If Christmas is the season of goodwill, then winter is the season of flat batteries.
Batteries don’t like cold weather and are more heavily used in winter as your car’s heater, demister, headlights and windscreen wipers are in near-constant use.
If you end up with a flat battery one morning, the quickest way to get moving again is usually to find someone who is willing to show a bit of goodwill and give you a jump start.
Jump starting a car with a flat battery is not especially difficult, but it can go wrong and it pays to be prepared.
In my experience, most people don’t carry jump leads. I have given people with flat batteries a jump start several times over the years – and every single time I have had to use my own jump leads!
Don’t try to jump start a battery that is cracked, leaking or appears damaged in any way.
Here’s how to do it:
- Manoeuvre the donor car (with the good battery) so that your jump leads will reach between the two cars’ batteries.
- Switch off the engines of both cars.
- Connect the red jump lead to the positive terminal of the good battery and then to the positive terminal of the flat battery.
- Connect the black lead to the negative terminal of the good battery and then to an earthing point on the engine or chassis of the car with the flat battery – away from the flat battery (this reduces the risk of sparks). Look for some unpainted metal under the bonnet – a bolt or bracket, or a convenient place on the engine block, perhaps.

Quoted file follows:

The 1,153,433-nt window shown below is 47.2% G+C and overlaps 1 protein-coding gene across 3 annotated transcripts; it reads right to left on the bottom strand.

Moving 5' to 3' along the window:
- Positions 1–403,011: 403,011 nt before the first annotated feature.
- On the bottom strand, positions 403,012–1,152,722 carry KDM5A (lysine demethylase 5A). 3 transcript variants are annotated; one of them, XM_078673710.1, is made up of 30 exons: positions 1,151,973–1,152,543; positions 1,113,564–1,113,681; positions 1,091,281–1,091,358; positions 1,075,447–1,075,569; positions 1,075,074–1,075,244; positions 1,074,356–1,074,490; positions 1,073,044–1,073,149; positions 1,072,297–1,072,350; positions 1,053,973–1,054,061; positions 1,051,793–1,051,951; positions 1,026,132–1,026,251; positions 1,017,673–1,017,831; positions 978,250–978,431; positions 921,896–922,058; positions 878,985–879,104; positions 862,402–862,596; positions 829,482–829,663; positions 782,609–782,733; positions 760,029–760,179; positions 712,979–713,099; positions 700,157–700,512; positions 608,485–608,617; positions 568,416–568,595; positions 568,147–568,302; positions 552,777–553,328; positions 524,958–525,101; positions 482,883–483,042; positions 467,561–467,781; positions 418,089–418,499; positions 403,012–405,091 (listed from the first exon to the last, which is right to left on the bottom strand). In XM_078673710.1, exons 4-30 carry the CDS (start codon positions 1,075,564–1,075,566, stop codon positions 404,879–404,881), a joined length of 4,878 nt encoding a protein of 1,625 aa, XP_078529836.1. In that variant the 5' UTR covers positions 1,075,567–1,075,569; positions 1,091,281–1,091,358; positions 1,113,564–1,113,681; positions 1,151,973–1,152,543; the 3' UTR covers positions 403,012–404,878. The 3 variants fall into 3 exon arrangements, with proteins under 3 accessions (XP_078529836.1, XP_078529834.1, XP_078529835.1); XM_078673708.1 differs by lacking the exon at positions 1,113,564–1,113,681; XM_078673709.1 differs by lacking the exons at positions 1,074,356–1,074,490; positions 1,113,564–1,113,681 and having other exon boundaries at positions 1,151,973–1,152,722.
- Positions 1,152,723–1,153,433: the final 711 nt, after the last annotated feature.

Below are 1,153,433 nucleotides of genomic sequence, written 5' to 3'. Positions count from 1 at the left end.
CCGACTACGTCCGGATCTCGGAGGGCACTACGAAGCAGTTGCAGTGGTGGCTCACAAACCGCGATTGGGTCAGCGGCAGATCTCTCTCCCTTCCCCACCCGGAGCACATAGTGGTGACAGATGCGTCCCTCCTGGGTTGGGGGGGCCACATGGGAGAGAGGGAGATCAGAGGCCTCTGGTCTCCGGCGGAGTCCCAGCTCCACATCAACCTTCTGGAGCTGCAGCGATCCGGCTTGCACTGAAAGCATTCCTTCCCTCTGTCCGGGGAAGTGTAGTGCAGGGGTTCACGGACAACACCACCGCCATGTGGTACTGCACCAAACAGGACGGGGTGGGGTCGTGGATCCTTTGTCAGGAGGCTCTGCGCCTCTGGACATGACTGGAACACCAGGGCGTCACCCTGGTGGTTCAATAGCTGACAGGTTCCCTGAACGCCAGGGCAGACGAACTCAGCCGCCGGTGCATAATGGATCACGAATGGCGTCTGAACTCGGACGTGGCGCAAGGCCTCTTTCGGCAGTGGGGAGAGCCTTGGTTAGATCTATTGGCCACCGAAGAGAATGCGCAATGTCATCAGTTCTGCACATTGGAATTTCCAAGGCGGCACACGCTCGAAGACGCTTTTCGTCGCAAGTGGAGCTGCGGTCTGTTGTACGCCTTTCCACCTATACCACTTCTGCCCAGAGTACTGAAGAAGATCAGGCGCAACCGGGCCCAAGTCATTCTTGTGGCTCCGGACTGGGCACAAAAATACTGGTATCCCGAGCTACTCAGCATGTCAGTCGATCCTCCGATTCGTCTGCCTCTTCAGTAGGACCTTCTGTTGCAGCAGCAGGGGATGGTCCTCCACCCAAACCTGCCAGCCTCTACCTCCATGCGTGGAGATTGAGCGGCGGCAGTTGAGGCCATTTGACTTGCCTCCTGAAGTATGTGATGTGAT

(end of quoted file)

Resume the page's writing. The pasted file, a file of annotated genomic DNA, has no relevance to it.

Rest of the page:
- Leave the batteries connected for a few minutes for the flat battery to begin to charge.
- Start the engine of the car with the good battery. Raise the revs slightly with the accelerator and then try to start the car with the flat battery.
- Leave both cars running for a few minutes to allow the flat battery to continue to charge.
- The AA recommends that you should stop both engines before disconnecting the jump leads. Leaving the engines running when you disconnect the leads can cause a sudden change in voltage levels in the car’s electronics, which can damage the electronics on some modern cars. This method is safer for your car, but there is a slight risk that the flat battery will still be too flat to start the engine on the jump started car.
- Disconnect the leads in reverse order – black lead first, then the red lead. Make sure you do not allow the ends of the leads to touch while they are still connected – sparks and damage may result.
- Hopefully, that’s it – both cars can now start up and drive away independently.
If you find yourself with a flat battery regularly, then repeated jump starts are not the answer.
You need to fix the underlying problem, which is that your battery is not being properly charged. I’ve written about flat batteries, battery chargers and booster packs here – take a look if you are having problems keeping your car’s battery properly charged.